Problems with Tiffany Valiante’s Suicide Theory in Unsolved Mysteries

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Disclaimer: This article contains discussion surrounding the death of Tiffany Valiante and includes discussion of suicides, references to sexual assaults, descriptions of graphic violence, and crime scene photos.

Warning: The following contains SPOILERS for Unsolved Mysteries volume 3, episode 1, “Mystery at Mile Marker 45”.


Official Investigators’ Theory That Tiffany Valiante’s Violent Death Was Described In Unsolved mysteries was a suicide has a lot of problems. The first episode of Unsolved mysteries Volume 3, “Mystery at Mile Marker 45”, detailed how, on the evening of July 12, 2015, the popular young athlete was hit by a train nearly four miles from her home in Galloway Township, New Jersey. The investigation overseen by the New Jersey Transit Police concluded that Valiante’s death was a suicide, but her family said they felt the investigation was rushed and believed she was murdered.

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Since the initial investigators declined to be interviewed for Unsolved mysteries volume 3, the episode “Mystery at Mile Marker 45” leans heavily on the theories of the Valiante family and independent investigators who disagree with the New Jersey Transit Police’s assessment. Beyond the suicide theory causing Tiffany Valiant to engage in unlikely and unusual behavior, she also ignores some of the physical evidence uncovered by the medical examiner. Moreover, there are reasons to question the validity of eyewitness accounts of Tiffany Valiante’s tragic death.

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Mile Marker 45 was the perfect location for a crime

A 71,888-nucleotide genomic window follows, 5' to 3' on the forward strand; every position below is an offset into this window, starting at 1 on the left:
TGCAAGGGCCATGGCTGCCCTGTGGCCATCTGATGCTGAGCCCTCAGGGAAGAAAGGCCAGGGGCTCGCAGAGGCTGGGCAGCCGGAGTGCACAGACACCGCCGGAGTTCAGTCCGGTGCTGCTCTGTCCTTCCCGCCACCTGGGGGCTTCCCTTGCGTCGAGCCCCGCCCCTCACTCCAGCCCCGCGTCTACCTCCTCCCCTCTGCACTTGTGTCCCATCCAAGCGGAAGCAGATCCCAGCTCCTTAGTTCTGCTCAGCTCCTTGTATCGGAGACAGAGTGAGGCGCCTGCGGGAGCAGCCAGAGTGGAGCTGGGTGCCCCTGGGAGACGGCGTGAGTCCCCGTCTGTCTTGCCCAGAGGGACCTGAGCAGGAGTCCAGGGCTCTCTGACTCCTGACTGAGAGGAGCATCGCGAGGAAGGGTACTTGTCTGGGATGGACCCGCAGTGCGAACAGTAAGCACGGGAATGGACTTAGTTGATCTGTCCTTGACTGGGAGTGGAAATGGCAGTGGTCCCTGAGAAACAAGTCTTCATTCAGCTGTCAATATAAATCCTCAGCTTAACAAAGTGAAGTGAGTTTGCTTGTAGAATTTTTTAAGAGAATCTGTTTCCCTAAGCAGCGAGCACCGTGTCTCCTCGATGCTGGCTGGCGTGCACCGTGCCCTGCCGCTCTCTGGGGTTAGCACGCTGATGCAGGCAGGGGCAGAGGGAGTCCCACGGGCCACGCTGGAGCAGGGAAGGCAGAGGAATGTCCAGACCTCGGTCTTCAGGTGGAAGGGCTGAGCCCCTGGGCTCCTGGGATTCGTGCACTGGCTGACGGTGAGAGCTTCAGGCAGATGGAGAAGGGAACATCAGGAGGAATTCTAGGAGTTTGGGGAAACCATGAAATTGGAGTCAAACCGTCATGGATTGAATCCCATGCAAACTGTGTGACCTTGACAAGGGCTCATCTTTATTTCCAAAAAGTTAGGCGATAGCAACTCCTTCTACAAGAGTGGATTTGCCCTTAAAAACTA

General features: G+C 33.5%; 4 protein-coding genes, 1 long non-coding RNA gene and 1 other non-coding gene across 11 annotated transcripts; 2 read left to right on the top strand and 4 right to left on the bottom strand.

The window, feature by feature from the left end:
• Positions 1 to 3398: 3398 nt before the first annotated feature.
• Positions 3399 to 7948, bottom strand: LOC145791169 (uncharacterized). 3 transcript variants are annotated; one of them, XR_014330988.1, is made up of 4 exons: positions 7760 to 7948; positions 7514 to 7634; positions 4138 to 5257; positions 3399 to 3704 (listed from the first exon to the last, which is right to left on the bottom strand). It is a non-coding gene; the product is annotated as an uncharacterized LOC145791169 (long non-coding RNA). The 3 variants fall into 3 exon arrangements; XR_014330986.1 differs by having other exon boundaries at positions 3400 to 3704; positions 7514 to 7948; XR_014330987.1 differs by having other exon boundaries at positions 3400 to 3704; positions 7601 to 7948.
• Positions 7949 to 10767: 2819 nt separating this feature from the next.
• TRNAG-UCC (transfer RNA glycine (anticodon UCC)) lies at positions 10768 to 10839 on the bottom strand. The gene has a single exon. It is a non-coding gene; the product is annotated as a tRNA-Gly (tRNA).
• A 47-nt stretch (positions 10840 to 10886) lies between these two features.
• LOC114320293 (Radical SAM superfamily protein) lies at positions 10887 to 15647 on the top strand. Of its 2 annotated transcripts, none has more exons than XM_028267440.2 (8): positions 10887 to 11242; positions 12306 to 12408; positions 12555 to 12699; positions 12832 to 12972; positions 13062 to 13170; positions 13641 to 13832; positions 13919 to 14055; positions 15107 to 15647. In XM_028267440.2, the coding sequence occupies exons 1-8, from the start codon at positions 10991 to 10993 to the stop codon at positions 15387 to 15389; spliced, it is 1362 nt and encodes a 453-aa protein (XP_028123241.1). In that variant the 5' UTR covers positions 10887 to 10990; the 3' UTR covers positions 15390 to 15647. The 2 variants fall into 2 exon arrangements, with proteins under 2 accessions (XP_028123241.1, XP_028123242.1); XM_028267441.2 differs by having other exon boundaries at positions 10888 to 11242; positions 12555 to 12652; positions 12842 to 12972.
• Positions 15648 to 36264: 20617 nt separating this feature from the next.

The question of how Tiffany Valiante arrived at the site of her death, near mile 45 along the local train tracks, is one of the most confusing mysteries posed by the Netflix true crime series Unsolved mysteries. Ignoring the Valiante family’s objections to the suggestion that Tiffany was suicidal, the baseline scenario offered by the New Jersey Transit Police seems unlikely. According to a 2014 statistical analysis conducted by Harvard School of Public Health, most suicide deaths occur at home and involve means less dramatic than a moving train. Given this, the long walk that authorities suggest Tiffany Valiante undertook in the hours before her death doesn’t make sense, but the Valiante family believe the location where Tiffany’s body was found would be a place perfect for murder.

The Valiante family discusses the remote region in detail in Unsolved mysteries“Investigation into the true story of the death of Tiffany Valiantedescribing it as “sorry” and “sinister“Nestled between the train line and the White Horse Pike freeway toward Atlantic City, there would be considerable background noise capable of muffling a murder. The Valiante family believe the site was chosen for this reason, and that either Tiffany’s body was left on the train tracks or she fled there after being assaulted.

The question of Tiffany Valiante’s clothes

Another oddity in the case was that Tiffany Valiante was only wearing underwear at the time of her death. His family later retrieved his shoes and headband nearly two miles from where he died. The investigators’ conclusion was that Tiffany Valiante must have stripped naked during her walk in the woods and spent the last leg of her journey walking barefoot along the train tracks.